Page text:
Academic Integrity and Academic Freedom:
How to Deal with the Fellow-Travelling Professor
The current discussion of the question whether members of the Communist party should be permitted to teach in our schools and colleges has been conducted in such a way that it has eclipsed much more important problems concerning the character and direction of American education. Granted that some administrative measures may be necessary to prevent the process of teaching and learning from being subverted by zealots of undemocratic political faiths. Such administrative measures, however, can never be a substitute for the long-range educational philosophy and strategy that should have as one of its aims the intellectual sophistication which alone gives lasting immunity to infectious myth and dishonest argument.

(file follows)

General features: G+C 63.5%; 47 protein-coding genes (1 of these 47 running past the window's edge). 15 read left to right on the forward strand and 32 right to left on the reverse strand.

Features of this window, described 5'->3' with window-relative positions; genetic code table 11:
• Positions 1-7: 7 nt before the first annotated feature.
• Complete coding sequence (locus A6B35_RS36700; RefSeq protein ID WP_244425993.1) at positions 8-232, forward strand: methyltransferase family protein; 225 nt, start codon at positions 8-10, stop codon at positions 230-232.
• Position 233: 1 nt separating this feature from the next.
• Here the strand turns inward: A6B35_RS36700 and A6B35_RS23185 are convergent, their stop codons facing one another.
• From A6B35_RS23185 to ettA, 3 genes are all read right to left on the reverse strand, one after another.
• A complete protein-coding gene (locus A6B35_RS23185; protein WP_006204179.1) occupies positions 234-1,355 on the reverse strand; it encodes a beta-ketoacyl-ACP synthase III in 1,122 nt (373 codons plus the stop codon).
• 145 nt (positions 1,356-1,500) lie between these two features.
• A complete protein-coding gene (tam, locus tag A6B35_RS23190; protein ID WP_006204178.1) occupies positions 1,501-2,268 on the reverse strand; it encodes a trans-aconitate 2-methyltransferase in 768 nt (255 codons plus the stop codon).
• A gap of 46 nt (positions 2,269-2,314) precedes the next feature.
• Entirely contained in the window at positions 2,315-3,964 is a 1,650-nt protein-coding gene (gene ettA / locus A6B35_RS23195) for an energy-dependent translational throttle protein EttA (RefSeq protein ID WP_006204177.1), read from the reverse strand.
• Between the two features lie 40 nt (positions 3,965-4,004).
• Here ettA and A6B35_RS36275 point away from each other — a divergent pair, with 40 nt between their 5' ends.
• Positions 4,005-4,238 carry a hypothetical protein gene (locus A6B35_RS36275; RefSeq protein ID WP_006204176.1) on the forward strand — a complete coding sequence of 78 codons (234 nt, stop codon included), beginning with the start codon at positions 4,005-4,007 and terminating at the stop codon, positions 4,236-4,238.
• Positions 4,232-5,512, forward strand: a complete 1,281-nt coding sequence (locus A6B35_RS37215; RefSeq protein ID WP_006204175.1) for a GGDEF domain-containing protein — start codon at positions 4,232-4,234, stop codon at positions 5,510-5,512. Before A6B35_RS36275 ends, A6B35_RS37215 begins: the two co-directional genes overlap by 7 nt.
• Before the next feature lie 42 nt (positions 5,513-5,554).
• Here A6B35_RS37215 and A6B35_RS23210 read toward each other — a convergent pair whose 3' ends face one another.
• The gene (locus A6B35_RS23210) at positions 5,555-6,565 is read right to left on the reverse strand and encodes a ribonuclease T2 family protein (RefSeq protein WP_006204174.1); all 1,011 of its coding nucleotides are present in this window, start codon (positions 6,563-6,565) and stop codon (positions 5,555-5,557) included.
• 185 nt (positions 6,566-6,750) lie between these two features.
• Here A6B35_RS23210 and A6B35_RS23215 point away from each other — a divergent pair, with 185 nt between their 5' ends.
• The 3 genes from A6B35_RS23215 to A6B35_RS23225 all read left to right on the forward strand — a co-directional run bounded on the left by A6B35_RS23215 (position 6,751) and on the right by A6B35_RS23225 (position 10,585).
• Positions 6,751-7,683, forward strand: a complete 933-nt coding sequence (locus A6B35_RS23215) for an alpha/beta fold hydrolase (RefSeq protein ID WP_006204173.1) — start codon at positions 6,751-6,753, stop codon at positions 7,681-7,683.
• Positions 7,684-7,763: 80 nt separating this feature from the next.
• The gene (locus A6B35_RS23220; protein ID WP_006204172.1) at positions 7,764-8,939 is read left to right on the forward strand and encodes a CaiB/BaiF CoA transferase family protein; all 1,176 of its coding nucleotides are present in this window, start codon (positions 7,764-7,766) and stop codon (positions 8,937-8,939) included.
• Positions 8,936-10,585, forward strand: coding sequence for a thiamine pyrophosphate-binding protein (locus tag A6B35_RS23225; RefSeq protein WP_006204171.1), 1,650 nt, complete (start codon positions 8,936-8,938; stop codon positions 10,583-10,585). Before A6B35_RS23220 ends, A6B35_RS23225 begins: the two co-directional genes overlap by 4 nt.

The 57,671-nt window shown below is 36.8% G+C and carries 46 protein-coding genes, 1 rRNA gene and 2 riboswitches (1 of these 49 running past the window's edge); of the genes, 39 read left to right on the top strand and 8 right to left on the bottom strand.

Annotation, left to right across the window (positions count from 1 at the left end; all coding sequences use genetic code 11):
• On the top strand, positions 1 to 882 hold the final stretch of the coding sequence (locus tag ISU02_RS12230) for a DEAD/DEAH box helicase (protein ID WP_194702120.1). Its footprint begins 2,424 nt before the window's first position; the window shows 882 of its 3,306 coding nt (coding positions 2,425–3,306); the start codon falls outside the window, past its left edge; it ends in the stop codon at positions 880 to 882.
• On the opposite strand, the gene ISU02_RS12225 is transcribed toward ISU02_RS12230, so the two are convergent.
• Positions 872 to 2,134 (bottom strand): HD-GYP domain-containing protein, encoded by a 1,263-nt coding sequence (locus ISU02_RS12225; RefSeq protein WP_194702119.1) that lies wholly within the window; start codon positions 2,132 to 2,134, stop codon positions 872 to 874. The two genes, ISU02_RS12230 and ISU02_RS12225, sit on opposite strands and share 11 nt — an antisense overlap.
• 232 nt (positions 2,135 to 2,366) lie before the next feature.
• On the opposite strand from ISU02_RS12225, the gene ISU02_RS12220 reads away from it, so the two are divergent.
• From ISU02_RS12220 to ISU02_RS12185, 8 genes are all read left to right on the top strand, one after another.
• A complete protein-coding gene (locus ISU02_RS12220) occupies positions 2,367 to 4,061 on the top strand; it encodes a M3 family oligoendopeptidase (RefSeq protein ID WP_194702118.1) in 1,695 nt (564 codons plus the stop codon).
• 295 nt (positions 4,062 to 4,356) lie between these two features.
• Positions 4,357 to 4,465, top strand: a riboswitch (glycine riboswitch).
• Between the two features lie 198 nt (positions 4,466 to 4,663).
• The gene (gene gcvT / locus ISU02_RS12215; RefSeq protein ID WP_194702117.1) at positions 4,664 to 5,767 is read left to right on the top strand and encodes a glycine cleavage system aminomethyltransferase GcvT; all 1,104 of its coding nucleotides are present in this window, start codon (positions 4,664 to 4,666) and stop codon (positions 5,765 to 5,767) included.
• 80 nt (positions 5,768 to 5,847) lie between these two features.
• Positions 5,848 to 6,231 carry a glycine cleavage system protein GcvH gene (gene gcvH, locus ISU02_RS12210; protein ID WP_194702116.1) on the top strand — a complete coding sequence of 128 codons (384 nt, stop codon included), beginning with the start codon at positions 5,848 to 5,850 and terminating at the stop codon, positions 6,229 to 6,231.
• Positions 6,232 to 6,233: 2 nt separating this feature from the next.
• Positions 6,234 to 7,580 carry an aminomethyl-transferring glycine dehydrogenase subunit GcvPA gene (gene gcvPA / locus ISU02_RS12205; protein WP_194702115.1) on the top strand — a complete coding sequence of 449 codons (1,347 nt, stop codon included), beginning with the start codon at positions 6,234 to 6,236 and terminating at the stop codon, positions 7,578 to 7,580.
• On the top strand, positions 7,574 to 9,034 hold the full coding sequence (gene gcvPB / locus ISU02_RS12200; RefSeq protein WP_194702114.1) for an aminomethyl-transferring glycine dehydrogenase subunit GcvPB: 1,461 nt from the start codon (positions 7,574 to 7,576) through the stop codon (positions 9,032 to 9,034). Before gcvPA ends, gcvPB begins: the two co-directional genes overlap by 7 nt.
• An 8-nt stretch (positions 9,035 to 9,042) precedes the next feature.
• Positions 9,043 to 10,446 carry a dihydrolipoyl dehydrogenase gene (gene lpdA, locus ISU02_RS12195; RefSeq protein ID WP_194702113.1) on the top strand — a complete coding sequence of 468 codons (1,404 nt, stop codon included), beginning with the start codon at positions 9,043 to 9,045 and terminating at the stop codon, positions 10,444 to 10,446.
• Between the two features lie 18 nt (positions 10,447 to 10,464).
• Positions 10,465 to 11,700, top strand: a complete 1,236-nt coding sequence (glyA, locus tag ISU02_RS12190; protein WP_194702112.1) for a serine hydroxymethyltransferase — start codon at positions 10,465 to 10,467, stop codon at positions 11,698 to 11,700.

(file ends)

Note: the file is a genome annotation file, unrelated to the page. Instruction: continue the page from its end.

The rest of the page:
Even if our schools and colleges were over-night to be liberated from every card-holding member of the Communist party—and formally all Communist party teachers will soon surrender their cards—the fundamental problem will remain of how to meet the challenge to the liberal temper which comes from the exploitation for totalitarian purposes, either deliberately or through misunderstanding, of liberal catch-words and slogans. Here no administrative measures can or should be invoked. Here the struggle can only be waged in the educational arena with educational weapons. This struggle is particularly difficult to conduct, not merely because academic decorum must sometimes be sacrificed in the interests of academic integrity, but because the effective exercise of the critical function, without which education is lifeless, arrays all reactionary groups, irrespective of their labels, against the teacher as honest inquirer and scholar.
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